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Football clubs warned by governing body about alleged child abuser back in 1989

Football clubs warned by governing body about alleged child abuser back in 1989
It has been revealed that the English Football League warned clubs about former Southampton youth coach Bob Higgins, named in connection with allegations of historical child sexual abuse, as far back as 1989.

According to the Guardian, Higgins went to work for numerous clubs, including Peterborough United, and was still coaching when details about possible widespread abuse came to light last month, when former Crewe Alexandra player Andy Woodward came forward to detail his abuse at the hands of pedophile former coach Barry Bennell.

The Football League circulated a letter dated April 22, 1989, to managers of all clubs saying the organization was "opposed" to the Bob Higgins Soccer Academy (BHSA).

"I understand that you may recently have received a letter from Mr. Bob Higgins, inviting your club to become involved with the above organisation (BHSA)," it read.

"The Football Association, Football League and English Schools' Football Association are opposed to this organisation and I would ask all clubs which might be thinking of becoming involved to give this office the opportunity of appraising them of the situation before taking any steps in this direction."

The letter is signed by the then secretary, David Dent, but does not reveal why the warning was issued. The Football League, which is now branded the EFL, administered all levels of the game at that time.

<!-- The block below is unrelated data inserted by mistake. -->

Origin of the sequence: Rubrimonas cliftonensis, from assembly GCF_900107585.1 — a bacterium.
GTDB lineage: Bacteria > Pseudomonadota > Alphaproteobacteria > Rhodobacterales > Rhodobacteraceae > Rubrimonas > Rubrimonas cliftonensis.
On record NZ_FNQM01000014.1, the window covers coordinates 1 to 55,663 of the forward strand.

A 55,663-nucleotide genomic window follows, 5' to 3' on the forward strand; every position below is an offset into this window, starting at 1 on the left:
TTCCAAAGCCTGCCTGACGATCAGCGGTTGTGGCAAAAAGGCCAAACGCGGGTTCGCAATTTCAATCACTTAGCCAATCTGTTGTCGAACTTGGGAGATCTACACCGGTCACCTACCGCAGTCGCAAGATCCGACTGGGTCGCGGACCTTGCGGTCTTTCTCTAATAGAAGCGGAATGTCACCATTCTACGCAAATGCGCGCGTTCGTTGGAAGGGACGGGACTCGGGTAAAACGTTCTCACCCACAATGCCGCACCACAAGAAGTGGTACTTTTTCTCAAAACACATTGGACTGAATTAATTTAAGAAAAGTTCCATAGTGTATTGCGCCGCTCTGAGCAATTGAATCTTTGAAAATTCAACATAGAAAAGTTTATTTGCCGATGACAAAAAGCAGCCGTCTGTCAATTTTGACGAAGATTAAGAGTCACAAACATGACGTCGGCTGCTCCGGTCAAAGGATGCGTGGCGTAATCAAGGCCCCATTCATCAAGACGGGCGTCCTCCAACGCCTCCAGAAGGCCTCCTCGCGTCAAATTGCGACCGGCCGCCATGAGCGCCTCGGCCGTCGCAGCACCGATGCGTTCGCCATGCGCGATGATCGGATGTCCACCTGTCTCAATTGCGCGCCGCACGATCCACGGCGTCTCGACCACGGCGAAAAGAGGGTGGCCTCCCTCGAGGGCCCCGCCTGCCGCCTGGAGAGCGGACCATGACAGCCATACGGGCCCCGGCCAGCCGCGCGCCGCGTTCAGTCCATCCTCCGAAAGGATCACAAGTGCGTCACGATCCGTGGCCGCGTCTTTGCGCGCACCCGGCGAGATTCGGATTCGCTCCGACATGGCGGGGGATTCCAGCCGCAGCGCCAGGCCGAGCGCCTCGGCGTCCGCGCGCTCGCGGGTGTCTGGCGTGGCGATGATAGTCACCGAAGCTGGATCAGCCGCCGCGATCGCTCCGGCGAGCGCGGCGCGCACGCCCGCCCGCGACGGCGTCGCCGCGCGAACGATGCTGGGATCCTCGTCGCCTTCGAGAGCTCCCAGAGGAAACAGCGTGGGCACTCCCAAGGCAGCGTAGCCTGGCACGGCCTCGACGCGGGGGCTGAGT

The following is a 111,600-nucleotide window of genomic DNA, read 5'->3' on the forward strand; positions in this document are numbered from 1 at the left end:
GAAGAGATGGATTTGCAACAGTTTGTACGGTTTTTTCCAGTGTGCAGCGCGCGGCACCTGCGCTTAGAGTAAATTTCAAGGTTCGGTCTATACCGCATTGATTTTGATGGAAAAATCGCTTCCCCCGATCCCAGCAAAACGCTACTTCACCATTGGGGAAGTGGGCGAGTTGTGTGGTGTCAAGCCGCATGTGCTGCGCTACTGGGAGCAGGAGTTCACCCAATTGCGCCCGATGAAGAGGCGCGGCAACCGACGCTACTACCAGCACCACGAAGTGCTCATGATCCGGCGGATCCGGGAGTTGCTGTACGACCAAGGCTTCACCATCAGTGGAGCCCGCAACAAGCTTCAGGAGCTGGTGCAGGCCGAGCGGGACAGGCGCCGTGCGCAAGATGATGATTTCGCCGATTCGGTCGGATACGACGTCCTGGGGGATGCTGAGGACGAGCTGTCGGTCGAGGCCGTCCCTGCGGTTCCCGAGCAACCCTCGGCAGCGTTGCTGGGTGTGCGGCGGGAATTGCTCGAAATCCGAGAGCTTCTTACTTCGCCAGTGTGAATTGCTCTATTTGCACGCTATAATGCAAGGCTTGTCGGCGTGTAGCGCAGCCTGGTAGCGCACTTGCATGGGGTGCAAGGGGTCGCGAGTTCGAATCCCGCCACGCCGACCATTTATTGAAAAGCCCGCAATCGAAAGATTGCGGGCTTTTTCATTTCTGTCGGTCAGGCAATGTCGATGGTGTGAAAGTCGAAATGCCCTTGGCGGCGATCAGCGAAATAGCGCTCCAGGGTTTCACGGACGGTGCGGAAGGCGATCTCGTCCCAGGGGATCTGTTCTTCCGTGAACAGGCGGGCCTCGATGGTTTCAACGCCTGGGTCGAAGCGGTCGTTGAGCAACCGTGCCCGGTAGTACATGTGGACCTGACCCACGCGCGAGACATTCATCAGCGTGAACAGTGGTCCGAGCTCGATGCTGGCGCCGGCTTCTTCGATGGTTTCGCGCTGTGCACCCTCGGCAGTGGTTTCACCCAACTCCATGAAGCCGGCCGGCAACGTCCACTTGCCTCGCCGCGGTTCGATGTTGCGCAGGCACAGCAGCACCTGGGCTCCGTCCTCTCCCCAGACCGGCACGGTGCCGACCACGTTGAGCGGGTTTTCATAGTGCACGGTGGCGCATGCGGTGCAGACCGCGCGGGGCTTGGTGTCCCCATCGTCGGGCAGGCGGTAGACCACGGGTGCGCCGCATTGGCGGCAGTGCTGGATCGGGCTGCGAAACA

Higgins was employed by Southampton during the 1980s, eventually leaving the club during the same month as the letter was sent.

He faced charges of sexual offenses against boys in 1992, but was cleared on the direction of a judge.

The BBC says more letters were sent to clubs warning them about Higgins in 1997, with social workers and police admitting at the time they believed "Mr Higgins poses a risk to children."

Higgins worked for Peterborough United in the 1990s, before drifting into non-league football.

Most recently he was with Hampshire club Fleet Town FC on what has been described as an "informal unpaid basis" but has now left.

Fleet's chairman, Steve Cantle, said Higgins was not police checked in 2012 as his role did not involve working with children.

Cantle released a statement yesterday to confirm that "Bob Higgins is no longer involved at Fleet Town Football Club."

Six players are believed to have named Higgins to Hampshire police, although they have refused to confirm they are investigating.

Former players who say they were abused at Southampton include Dean Radford. He admitted his experiences have left their mark.

"You don't live every day of your life crying your eyes out and walking around with your head down – you get on with life as normal – but you still have it there, it's buried there deep, and it comes up, and it will keep coming up for the rest of my life," he said, the Guardian reported.

Police forces in at least 18 areas across Britain are currently investigating allegations made by 350 victims.

The National Society for the Prevention of Cruelty to Children (NSPCC) said it was dealing with around 1,000 reports to a telephone hotline. The line reportedly received 860 calls in the first week of opening.

Chelsea, Newcastle United and Leeds United are amongst the clubs who have been linked to the scandal that is threatening to blow the British game apart.